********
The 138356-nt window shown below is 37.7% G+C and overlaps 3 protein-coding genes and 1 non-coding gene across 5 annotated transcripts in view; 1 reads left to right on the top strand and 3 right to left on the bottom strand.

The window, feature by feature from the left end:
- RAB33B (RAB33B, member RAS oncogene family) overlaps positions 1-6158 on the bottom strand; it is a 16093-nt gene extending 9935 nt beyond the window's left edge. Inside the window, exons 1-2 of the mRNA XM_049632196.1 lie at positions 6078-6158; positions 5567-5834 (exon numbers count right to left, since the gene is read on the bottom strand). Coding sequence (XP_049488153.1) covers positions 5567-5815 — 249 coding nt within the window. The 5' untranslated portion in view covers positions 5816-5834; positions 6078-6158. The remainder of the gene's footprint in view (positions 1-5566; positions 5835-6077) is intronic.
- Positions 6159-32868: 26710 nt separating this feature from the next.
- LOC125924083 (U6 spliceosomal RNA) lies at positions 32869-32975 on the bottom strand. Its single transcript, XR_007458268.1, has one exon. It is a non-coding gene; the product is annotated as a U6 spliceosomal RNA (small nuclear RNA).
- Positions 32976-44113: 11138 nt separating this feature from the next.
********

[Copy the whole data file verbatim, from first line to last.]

The 138356-nt window shown below is 37.7% G+C and overlaps 3 protein-coding genes and 1 non-coding gene across 5 annotated transcripts in view; 1 reads left to right on the top strand and 3 right to left on the bottom strand.

The window, feature by feature from the left end:
- RAB33B (RAB33B, member RAS oncogene family) overlaps positions 1-6158 on the bottom strand; it is a 16093-nt gene extending 9935 nt beyond the window's left edge. Inside the window, exons 1-2 of the mRNA XM_049632196.1 lie at positions 6078-6158; positions 5567-5834 (exon numbers count right to left, since the gene is read on the bottom strand). Coding sequence (XP_049488153.1) covers positions 5567-5815 — 249 coding nt within the window. The 5' untranslated portion in view covers positions 5816-5834; positions 6078-6158. The remainder of the gene's footprint in view (positions 1-5566; positions 5835-6077) is intronic.
- Positions 6159-32868: 26710 nt separating this feature from the next.
- LOC125924083 (U6 spliceosomal RNA) lies at positions 32869-32975 on the bottom strand. Its single transcript, XR_007458268.1, has one exon. It is a non-coding gene; the product is annotated as a U6 spliceosomal RNA (small nuclear RNA).
- Positions 32976-44113: 11138 nt separating this feature from the next.